In the prototype area Leonard showed us examples of Romulus and Witherspoon. The Romulus development reference design you should know very well by now: the Talos II is strongly based on it, and apparently the OzLabs developers like the T2 so much they're ordering more as workstations. (Maybe that's why it's currently backordered at Raptor, grr.) Witherspoon is described in Skiboot documentation as "a POWER9 system with NVLink2 attached GPUs"; it is the direct ancestor of the Monza-based AC922 used as nodes in the Summit and Sierra supercomputers (more at the end). There was also a small system with an FPGA prototype BMC under testing. Amusingly, the prototype room also had some historical items, including otherwise nondescript tower systems based on the PowerPC 604, 750 (G3) and 405, none of them Power Macs, and some workstation hardware I recognized from the beige days.

In the server room a POWER9 Zaius (a/k/a Barreleye G2) system was sprawled out on a table. This is an OpenCompute device developed jointly by Google and Rackspace as a successor to the original POWER8-based Barreleye. Although just 1U tall, the system we saw was too wide for IBM's racks, though I did rather like the removable drive bay. It takes LaGrange CPUs (more on Monza and LaGrange in a second).

We also saw the POWER8 Palmetto and Stratton prototypes in the racks, each in this SilverStone ATX case. The Palmetto design emerged as the Tyan GN70-BP010, the first customer-available OpenPOWER system; Stratton became the S821LC, with its close relative Briggs (get it?) as the S822.

Although the pamphlet I stole it from is dreadfully out of date (2008), since I couldn't photograph it you can get a small idea of the lab from this page out of IBM Australia's then-official brochure (warning: large PDF; usual disclaimers apply). While only some of the staff were there due to the Easter holidays, which was poor planning on my part, a relaxed and skilled atmosphere in the relatively open floor plan was evident. We also spotted the continuous integration display (all builds green!) and a modified xkcd that said "Petitboot" instead.

Michael Neuling, another IBM staffer, kindly provided some public chip samples to photograph and we took them outside the secure area. One of them was this POWER8 wafer which I took from a couple different angles. The two-ply "white" strip is test logic; the dies between them have six cores on a 22nm process. The Turismo POWER8 has one of these and the Murano POWER8 has two.

The POWER9 Nimbus scale-out family in OpenPOWER systems (on top of the POWER8's wafer carrier for size comparison, more or less), as elegantly hand-lettered by Mikey. Sforza is the chip we know and love in the T2 I'm typing this into; as implemented in Romulus it provides the most similarity to existing commodity designs and prioritizes PCIe, offering the most of all three (48 PCIe 4.0 lanes). LaGrange and Monza are in the larger form factors with double the memory channels of Sforza, with LaGrange also offering the biggest XBus bandwidth between processor sockets (two lanes, twice that of Monza and Sforza) and Monza the greatest OpenCAPI/NVLink throughput. Knowing this, it makes sense why Rackspace and Google went with LaGrange for Zaius, but IBM used Monza for Witherspoon/AC922 where GPU attachment mattered more.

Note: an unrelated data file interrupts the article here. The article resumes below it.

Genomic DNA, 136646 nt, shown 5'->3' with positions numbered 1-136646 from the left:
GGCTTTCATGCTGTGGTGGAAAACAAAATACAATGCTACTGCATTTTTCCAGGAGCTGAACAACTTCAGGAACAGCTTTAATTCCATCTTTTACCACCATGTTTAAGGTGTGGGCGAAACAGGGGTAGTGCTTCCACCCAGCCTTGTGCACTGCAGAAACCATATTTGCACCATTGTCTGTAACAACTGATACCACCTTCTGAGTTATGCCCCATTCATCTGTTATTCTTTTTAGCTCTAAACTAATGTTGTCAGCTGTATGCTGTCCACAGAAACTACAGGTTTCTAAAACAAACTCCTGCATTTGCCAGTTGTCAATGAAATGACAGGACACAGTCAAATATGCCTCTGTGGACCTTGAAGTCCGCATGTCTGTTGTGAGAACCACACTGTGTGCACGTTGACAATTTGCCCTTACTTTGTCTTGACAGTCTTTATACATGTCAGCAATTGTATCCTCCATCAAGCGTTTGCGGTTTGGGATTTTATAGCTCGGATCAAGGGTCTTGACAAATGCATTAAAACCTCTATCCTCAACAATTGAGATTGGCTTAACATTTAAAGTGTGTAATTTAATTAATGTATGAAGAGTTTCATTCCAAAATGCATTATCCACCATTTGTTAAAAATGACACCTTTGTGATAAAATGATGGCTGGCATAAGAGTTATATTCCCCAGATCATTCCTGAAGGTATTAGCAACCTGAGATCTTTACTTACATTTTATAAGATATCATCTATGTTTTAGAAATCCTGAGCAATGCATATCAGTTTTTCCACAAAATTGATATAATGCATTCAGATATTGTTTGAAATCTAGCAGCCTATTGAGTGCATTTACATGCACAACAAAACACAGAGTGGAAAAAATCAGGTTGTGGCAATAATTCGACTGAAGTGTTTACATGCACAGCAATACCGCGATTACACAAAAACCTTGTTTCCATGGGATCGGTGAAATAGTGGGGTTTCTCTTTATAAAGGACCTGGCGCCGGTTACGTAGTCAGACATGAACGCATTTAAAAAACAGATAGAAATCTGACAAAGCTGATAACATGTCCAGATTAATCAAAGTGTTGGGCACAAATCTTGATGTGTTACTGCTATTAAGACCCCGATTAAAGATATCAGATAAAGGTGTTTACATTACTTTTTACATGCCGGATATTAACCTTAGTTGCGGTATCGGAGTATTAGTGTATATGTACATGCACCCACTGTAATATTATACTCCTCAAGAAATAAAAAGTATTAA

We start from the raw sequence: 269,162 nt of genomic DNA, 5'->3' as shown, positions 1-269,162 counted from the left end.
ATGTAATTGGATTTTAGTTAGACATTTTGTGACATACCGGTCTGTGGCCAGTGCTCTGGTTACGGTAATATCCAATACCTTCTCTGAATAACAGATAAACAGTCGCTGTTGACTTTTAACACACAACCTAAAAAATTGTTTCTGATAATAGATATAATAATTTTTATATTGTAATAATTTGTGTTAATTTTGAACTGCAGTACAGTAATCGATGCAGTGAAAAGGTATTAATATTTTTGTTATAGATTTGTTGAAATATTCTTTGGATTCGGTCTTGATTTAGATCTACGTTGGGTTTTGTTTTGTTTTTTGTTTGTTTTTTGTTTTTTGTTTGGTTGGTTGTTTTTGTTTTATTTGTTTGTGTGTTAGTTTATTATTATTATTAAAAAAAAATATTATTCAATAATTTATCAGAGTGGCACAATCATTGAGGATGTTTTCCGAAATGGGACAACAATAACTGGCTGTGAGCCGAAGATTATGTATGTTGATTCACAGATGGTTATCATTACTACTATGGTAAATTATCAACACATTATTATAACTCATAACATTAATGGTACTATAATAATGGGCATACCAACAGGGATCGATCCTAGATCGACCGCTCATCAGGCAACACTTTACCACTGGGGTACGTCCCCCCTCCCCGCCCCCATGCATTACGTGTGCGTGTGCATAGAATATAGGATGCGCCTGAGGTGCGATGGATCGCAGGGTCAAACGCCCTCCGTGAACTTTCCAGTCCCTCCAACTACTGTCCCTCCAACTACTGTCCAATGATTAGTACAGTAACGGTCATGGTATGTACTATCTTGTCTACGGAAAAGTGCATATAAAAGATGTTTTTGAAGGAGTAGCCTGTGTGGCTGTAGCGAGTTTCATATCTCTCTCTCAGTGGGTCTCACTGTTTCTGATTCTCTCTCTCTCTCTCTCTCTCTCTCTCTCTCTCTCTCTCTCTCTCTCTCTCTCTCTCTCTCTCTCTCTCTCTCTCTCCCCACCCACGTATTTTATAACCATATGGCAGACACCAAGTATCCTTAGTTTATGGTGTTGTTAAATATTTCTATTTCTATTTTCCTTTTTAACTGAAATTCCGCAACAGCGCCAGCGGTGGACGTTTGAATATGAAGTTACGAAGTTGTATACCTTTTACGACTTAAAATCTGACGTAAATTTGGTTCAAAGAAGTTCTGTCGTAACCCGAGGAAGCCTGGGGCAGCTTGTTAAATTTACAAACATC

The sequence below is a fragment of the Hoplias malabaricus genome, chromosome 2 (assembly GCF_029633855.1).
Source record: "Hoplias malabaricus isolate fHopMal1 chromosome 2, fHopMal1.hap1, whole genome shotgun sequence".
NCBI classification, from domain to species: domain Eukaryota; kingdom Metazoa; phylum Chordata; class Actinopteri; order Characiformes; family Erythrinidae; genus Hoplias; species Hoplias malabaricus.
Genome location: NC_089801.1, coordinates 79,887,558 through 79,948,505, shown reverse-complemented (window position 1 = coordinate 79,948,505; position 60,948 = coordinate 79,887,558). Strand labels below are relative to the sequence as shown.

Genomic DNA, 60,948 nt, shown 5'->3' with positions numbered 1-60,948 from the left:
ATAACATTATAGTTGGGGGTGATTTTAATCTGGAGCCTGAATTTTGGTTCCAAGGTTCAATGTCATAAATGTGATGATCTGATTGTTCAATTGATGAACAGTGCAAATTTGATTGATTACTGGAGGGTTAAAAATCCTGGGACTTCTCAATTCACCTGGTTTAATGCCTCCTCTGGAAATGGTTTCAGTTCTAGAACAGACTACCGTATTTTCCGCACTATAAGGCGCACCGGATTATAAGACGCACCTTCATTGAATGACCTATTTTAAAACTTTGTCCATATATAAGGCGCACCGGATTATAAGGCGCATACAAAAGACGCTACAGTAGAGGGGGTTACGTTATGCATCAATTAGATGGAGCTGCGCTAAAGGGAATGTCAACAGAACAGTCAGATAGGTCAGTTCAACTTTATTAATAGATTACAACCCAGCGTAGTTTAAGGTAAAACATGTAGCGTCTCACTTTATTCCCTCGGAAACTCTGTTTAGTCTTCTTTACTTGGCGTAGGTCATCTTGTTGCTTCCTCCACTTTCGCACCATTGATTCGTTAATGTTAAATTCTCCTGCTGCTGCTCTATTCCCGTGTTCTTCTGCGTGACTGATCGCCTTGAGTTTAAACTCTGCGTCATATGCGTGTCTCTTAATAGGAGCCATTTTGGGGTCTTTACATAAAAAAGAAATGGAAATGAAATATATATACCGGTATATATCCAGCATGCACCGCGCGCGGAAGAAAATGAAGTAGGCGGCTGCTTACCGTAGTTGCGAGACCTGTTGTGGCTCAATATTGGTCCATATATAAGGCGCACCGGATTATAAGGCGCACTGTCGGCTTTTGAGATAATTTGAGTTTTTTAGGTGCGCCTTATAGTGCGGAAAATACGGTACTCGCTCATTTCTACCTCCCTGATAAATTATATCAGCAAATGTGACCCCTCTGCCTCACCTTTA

At one point Raptor made an off-hand mention of a future LaGrange system, but so far nothing more has been heard.

Finally, a couple more items: the Top 500 certificates for Summit at Oak Ridge National Laboratory, TN and Sierra at Lawrence Livermore National Laboratory, CA, currently ranked numbers 1 and 2 as of this writing. Summit has 4,608 nodes based on the later 6-GPU AC922, each with dual 22-core Monza POWER9 CPUs and six NVIDIA Tesla V100 GPUs on a Mellanox dual-rail EDR InfiniBand network; Sierra has 4,320 nodes of an earlier revision with the same CPUs and four GPUs. Last is one of the many patents from the team, this one from 2015 honouring Andrew Bentley, a senior technology architect.

Although I couldn't show you everything, we're still very grateful we could drop by and see how the magic gets into our wonderful OpenPOWER machines. Thanks in particular to Paul, Mikey and Leonard for tolerating our silly questions and disturbing their quiet workplace, to Hugh for getting this all in motion, and all of the OzLabs inhabitants. We had a lovely time!

On our way out admiring the view from the auditorium (left: St Andrews Presbyterian Church; right: Parliament House) for the rest of our vacation, disturbed only by some officious stuffed shirt from the Attorney General's office that didn't like us photographing in a public street.


  1. Thanks for a nice report :-)

    BTW few new details "leaked" from Raptor about their 3rd system in https://twitter.com/RaptorCompSys/status/1122255526514110464

    1. The comments in that thread sound more like Monza, especially if they're not going to use Xbus and are optimizing for OpenCAPI. Might be a different system altogether than the LaGrange one that was being kicked around.